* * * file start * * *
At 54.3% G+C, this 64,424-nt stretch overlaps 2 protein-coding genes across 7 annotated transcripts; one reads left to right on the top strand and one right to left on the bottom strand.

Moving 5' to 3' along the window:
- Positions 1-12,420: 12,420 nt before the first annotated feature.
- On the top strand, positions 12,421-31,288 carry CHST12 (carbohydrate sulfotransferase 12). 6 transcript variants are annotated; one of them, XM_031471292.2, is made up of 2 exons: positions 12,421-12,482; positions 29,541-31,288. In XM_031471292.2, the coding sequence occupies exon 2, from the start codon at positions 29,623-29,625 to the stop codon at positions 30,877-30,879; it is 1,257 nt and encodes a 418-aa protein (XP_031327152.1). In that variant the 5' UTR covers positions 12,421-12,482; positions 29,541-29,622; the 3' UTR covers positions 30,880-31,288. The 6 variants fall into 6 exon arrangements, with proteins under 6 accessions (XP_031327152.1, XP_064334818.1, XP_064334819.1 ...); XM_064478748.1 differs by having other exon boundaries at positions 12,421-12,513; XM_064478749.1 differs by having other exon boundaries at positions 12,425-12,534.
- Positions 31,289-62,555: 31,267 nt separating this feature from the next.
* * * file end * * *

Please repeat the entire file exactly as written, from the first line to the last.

At 54.3% G+C, this 64,424-nt stretch overlaps 2 protein-coding genes across 7 annotated transcripts; one reads left to right on the top strand and one right to left on the bottom strand.

Moving 5' to 3' along the window:
- Positions 1-12,420: 12,420 nt before the first annotated feature.
- On the top strand, positions 12,421-31,288 carry CHST12 (carbohydrate sulfotransferase 12). 6 transcript variants are annotated; one of them, XM_031471292.2, is made up of 2 exons: positions 12,421-12,482; positions 29,541-31,288. In XM_031471292.2, the coding sequence occupies exon 2, from the start codon at positions 29,623-29,625 to the stop codon at positions 30,877-30,879; it is 1,257 nt and encodes a 418-aa protein (XP_031327152.1). In that variant the 5' UTR covers positions 12,421-12,482; positions 29,541-29,622; the 3' UTR covers positions 30,880-31,288. The 6 variants fall into 6 exon arrangements, with proteins under 6 accessions (XP_031327152.1, XP_064334818.1, XP_064334819.1 ...); XM_064478748.1 differs by having other exon boundaries at positions 12,421-12,513; XM_064478749.1 differs by having other exon boundaries at positions 12,425-12,534.
- Positions 31,289-62,555: 31,267 nt separating this feature from the next.